For years we’ve introduced our readers to our wonderful volunteers through our magazine and we would like to continue that tradition through our Stories from the Heart blog. Thankfully our volunteer program is still going strong after 25 years, due to our wonderful volunteers! Our volunteers are the backbone of MOST (Mothers of Supertwins) and we would not be able to support, advocate and educate without this very dedicated group of parents and professionals. We would like to start a regular feature on our blog introducing our members, friends and followers to this amazing group of individuals.
The spotlight this month is on our newest MOST Board member and longtime MOST volunteer, Treika Morgret,
a MOST volunteer for Nassau County, Long Island, NY. Treika brings to the MOST Board her knowledge and experiences within the field of journalism and from other national non-profit organizations with fundraising and events planning.We are thrilled to welcome Treika to our board and look forward to working with her on the many projects and events MOST has planned for this next year.
Get to know Treika through her story…
My triplet boys are almost nine-years-old. Bryan and Lucas are identical and Scott is fraternal. My husband, John, and I spend a lot of time coordinating schedules between swimming, baseball, basketball and soccer (depending on the season). John works a lot of long hours as a CPA but still manages to make it to most games.
In addition to being a volunteer for MOST, I am proud to run an affiliate MOST Moms dinner group. We try to meet once a month at various places around the county. I think it’s very important to meet people face to face. It helps build connections and friendships, which are so important for support, especially when you’re at your wit’s end! To me, that’s the best thing about MOST. It’s a place where you can find people who truly understand what you’re going through and help you without judgment. I am also in the process of writing a book about what it’s really like to have triplets, which I’m hoping to publish next year. In addition to finding time to write the book now that my boys are older, I am happy to have time to help MOST as a Board member. I am looking forward to using my professional fundraising experience to help MOST ride out the difficult financial circumstances we all find ourselves in lately, and expand into new programs and projects.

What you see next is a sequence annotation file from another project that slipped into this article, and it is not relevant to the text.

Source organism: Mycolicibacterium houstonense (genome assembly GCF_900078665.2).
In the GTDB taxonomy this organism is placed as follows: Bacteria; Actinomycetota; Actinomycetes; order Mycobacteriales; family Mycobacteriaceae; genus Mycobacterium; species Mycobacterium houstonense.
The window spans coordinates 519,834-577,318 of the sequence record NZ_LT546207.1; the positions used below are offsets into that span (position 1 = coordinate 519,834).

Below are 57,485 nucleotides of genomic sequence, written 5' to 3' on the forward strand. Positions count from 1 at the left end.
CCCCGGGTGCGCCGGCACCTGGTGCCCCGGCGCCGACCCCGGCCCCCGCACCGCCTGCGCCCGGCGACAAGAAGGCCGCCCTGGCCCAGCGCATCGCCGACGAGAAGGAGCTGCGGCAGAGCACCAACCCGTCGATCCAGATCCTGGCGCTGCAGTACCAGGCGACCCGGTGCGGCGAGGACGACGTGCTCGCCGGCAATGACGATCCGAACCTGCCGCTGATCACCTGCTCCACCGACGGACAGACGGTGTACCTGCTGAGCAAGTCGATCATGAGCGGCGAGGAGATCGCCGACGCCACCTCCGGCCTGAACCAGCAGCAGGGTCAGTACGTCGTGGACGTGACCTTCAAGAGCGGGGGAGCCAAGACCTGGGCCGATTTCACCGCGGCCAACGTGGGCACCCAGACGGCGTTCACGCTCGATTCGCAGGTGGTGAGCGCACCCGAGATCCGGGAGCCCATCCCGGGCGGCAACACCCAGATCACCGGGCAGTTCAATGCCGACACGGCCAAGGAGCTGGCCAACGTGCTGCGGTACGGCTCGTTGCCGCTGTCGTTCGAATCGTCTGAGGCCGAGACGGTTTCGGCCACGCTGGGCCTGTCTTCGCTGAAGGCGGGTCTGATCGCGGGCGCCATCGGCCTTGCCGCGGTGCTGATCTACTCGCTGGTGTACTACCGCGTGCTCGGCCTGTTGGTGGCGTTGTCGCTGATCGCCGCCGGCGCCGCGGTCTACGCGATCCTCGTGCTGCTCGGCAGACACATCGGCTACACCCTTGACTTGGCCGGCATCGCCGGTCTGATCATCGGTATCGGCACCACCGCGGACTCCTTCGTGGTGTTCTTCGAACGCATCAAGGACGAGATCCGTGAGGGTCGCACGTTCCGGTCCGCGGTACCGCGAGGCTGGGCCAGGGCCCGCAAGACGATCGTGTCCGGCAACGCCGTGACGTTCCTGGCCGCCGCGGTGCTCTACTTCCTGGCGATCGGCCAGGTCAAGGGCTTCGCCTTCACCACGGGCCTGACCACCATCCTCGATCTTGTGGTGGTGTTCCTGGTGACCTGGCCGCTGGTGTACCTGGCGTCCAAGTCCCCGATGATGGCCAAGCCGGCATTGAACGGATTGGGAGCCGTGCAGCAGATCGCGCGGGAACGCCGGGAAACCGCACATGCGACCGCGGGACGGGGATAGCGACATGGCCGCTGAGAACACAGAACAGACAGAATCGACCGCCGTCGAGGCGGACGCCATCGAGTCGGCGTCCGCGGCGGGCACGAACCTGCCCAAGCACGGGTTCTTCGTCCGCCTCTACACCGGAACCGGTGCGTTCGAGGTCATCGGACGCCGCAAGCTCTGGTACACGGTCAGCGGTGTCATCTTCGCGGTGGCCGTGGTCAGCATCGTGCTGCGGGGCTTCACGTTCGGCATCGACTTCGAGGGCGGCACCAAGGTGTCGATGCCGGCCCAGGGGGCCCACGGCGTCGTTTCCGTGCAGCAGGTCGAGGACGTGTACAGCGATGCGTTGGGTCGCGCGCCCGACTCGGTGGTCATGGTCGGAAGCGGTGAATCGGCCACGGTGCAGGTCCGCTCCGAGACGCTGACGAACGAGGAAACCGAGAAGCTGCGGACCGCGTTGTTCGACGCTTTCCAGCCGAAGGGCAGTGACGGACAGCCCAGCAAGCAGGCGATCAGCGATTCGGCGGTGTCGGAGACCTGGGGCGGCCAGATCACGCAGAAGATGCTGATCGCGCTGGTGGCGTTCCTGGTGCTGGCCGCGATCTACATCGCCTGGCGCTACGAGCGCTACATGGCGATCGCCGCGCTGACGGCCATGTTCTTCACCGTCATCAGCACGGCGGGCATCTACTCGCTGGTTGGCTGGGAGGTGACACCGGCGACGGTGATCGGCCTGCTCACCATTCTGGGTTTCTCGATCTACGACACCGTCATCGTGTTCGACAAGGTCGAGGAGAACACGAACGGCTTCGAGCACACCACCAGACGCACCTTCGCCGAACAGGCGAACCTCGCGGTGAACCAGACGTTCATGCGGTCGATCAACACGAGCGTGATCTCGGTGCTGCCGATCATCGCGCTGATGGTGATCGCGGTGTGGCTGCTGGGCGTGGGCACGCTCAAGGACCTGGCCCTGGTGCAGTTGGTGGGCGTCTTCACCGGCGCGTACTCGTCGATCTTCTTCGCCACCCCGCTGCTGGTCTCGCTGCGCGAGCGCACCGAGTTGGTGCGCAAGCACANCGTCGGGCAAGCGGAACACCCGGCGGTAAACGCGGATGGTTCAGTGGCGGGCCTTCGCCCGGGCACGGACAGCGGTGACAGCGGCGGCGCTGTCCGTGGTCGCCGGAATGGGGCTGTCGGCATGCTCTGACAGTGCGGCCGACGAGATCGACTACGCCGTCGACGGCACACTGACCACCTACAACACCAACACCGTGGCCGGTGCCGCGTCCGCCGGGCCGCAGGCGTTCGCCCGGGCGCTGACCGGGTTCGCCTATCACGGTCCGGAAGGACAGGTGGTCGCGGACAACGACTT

John and I had triplets “by surprise.” We tried in-vitro after a couple of unsuccessful years of trying other things. We were extra lucky that it worked on the first try. And boy did it!We were concerned about being faced with the decision of possibly having to reduce our pregnancy if we put in three embryos and if somehow they all took. So we opted to only transfer two embryos. Well, one of our eight-celled beings outsmarted us and split! And that’s how we ended up with triplets.
I remember that doctor’s appointment like it was yesterday. I had been told I was pregnant and had gone for the first sonogram a few days later. I remember looking at the screen and seeing three dark blobs and wondering what they were. It turned out they were the sacs. The doctor said, “Hmm. There’s a third sac there. Well, maybe there’s nothing in it. No, there’s something in it. Maybe there’s no heartbeat. Nope. There’s a heartbeat. How many embryos did we put in?” My husband took longer to realize what all of this meant. I don’t remember John uttering a sound for a full hour. He just leaned against the wall, reeling.
Later I called my mother and said, “If you put in two embryos, how many babies do you get?” She excitedly said, “One!” I said, “No.” Then she said breathlessly, “Two?” I said, “It turns out the answer is three!” I don’t remember what she said after that, but I think it involved a scream.
We spent the next month visiting specialists trying to determine what exactly we were dealing with. I was terrified of losing one or all of them to Twin to Twin Transfusion Syndrome. But I needn’t have worried. Somehow, we had lucked into the best case scenario – three separate sacs and three separate placentas.
At 34 weeks exactly, our boys were born, and we entered the chaotic world of triplet parenthood. The first four years were full of chaos, despair, peace and joy, in that order. Now we have more peace, fun and joy, and less despair. But still a fair amount of chaos!
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